Caucus announces officersBy Matt Winston
Spectrum Volume 18 Issue 03 - September 7, 1995
The Black Caucus of Virginia Tech has announced its new officers for the 1995-1996 year.
A. Curtis Lynch, supervisor of Parking Services, will be president. Lynch succeeds Barbara Pendergrass, who works in the Dean of Students Office.
Other officers are Herman Warren, first vice-president; Ronald Giddings, second vice-president; Oscar Williams, secretary; Mark Smith, treasurer; and professor Bevlee Watford, parliamentarian.
The Black Caucus of Virginia Tech was established in 1981 in an effort to provide professional support for issues of particular interest to black faculty and staff members, students, and the entire university community.
Caucus membership is open to all faculty and staff members, graduate students, and individuals recognized as associated with Virginia Tech who support the objectives of the caucus.
This past year, the Black Caucus has engaged in several activities and initiatives at the university.
In May, the caucus held its first annual recognition luncheon to recognize the achievements of its members and others in the university community for outstanding achievement in their professional careers. The caucus also encouraged participation and support for Project CI, a fund drive to restore and revive the Christiansburg Institute.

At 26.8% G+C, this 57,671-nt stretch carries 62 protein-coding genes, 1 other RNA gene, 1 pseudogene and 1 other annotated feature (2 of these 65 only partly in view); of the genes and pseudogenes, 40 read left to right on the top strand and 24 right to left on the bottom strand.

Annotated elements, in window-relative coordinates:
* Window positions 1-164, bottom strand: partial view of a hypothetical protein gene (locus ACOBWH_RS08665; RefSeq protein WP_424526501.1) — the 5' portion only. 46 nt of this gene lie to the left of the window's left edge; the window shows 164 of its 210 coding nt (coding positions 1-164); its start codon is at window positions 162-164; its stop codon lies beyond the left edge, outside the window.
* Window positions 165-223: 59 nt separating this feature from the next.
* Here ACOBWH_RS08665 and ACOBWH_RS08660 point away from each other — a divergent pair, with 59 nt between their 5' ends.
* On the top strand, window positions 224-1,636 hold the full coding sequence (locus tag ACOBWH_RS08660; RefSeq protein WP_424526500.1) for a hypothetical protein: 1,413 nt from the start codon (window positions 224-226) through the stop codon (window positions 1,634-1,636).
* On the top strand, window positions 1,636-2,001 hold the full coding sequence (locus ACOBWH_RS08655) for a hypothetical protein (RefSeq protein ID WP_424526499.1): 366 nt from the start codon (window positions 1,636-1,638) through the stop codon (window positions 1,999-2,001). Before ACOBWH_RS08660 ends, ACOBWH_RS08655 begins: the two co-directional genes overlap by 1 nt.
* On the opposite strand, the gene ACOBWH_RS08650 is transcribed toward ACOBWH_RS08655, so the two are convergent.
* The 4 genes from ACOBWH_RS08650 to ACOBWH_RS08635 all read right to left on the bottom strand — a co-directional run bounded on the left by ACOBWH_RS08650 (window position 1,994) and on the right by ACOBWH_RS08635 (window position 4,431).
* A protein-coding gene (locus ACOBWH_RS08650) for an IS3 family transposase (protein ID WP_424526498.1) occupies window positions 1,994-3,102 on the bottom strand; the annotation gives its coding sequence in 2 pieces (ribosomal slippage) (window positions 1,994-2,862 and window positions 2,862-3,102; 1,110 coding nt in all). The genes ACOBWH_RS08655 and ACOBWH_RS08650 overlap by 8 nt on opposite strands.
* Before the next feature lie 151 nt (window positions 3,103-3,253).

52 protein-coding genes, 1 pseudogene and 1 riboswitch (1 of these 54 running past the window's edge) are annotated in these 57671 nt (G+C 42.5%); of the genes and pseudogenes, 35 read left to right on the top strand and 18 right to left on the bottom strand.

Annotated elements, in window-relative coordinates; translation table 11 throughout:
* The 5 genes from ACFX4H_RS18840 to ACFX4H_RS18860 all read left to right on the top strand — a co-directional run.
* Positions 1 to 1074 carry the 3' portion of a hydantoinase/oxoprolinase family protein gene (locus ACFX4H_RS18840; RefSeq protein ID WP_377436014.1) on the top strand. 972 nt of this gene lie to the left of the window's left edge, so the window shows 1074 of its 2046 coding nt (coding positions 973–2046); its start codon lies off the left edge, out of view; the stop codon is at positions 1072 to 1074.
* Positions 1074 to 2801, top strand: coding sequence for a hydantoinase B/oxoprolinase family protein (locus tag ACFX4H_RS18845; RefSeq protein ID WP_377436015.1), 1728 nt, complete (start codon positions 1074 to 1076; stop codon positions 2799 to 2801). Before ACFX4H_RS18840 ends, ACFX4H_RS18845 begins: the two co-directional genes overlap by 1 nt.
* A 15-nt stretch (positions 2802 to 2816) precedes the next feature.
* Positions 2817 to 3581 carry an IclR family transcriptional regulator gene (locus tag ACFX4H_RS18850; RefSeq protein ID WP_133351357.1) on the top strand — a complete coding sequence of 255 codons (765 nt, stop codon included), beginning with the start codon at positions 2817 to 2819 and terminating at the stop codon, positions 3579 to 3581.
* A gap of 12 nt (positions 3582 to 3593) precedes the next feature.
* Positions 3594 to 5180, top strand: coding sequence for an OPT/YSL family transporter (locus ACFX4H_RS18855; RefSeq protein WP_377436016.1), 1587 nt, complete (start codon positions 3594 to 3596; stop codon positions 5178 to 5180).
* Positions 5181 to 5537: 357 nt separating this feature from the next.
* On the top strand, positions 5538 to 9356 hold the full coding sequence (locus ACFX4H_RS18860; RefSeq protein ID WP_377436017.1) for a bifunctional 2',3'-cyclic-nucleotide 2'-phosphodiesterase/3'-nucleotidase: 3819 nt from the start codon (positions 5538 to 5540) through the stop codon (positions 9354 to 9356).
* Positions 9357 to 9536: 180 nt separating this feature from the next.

The caucus has also established an advisory council that meets with President Paul Torgersen to discuss issues that affect the black community. Caucus members also sit on the University Council and the University Committee on Equal Opportunity and Affirmative Action.
The Black Caucus has sponsored luncheons, receptions, speaking engagements and cultural programs to recognize noted individuals such as former Provost E. Fred Carlisle, former professors Leroy and Johnnie Miles, former Black Caucus president, the late Ernest Andrews, former Roanoke Mayor Noel Taylor, and others. The caucus has also established a fund for students in need of emergency assistance and for the support of black cultural programs in the university community.